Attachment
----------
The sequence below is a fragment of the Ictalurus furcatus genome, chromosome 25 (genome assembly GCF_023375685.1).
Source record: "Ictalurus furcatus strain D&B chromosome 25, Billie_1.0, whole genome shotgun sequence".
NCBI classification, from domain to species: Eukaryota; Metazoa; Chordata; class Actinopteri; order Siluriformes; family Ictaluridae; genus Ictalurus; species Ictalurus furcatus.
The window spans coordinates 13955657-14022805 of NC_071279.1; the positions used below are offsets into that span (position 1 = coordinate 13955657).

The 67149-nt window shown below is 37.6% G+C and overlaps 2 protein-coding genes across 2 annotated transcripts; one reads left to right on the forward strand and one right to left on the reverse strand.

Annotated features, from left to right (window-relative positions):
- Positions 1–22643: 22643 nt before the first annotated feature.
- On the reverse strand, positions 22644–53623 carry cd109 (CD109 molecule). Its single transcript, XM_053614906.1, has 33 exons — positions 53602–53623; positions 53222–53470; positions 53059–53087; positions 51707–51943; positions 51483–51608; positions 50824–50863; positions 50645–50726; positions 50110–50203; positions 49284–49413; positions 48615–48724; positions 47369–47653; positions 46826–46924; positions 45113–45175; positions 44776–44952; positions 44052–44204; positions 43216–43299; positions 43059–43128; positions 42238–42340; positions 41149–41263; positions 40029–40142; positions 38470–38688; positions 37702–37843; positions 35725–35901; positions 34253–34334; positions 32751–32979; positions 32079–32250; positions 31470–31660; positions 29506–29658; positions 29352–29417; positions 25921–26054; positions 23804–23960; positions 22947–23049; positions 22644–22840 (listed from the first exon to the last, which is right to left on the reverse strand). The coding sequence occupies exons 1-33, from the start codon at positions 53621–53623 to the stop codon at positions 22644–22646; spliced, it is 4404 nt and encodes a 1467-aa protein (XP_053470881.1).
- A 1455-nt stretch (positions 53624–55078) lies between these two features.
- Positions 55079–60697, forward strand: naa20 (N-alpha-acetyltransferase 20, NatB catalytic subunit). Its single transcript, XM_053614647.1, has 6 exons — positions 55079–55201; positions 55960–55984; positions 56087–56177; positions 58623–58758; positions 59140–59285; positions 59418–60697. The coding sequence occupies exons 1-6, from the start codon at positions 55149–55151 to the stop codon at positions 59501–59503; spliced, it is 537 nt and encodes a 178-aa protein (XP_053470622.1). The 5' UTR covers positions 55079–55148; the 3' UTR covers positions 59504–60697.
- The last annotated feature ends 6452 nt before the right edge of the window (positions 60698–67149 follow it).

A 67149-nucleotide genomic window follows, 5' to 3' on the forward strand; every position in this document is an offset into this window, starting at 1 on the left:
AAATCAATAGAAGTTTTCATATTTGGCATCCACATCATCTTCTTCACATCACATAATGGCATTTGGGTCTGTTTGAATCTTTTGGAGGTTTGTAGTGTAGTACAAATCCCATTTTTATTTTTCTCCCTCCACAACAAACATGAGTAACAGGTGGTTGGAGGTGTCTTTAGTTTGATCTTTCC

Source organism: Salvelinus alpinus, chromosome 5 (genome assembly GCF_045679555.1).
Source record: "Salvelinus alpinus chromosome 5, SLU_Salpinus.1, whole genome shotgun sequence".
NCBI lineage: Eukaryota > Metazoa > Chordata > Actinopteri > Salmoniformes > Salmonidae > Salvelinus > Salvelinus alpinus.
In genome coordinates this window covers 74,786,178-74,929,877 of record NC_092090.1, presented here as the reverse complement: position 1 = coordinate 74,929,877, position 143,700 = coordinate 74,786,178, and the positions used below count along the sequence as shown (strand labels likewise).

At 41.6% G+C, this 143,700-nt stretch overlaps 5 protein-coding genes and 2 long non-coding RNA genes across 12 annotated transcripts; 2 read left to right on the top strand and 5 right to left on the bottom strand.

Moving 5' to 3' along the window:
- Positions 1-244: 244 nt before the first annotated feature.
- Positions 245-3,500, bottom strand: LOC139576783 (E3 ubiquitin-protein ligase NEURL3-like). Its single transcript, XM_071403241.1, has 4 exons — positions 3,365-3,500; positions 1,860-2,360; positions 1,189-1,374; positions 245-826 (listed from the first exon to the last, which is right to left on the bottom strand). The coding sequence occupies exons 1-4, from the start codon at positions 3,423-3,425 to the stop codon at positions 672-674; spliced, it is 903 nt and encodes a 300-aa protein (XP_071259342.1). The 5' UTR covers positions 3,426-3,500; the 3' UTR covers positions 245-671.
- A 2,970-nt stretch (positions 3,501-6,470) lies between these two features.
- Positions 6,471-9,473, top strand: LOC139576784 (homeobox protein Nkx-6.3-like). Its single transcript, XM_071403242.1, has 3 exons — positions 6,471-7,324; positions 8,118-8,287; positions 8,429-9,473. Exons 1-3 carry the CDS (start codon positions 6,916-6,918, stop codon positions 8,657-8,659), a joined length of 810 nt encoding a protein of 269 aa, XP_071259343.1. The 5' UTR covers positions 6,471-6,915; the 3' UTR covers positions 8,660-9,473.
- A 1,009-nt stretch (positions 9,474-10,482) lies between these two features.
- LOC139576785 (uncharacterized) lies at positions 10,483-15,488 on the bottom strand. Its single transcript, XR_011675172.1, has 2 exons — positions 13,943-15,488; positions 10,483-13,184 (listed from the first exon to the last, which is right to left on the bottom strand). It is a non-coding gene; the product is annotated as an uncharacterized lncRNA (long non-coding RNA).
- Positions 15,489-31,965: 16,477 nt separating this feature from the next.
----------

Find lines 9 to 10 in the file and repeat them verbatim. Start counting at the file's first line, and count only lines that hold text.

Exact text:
- A 1455-nt stretch (positions 53624–55078) lies between these two features.
- Positions 55079–60697, forward strand: naa20 (N-alpha-acetyltransferase 20, NatB catalytic subunit). Its single transcript, XM_053614647.1, has 6 exons — positions 55079–55201; positions 55960–55984; positions 56087–56177; positions 58623–58758; positions 59140–59285; positions 59418–60697. The coding sequence occupies exons 1-6, from the start codon at positions 55149–55151 to the stop codon at positions 59501–59503; spliced, it is 537 nt and encodes a 178-aa protein (XP_053470622.1). The 5' UTR covers positions 55079–55148; the 3' UTR covers positions 59504–60697.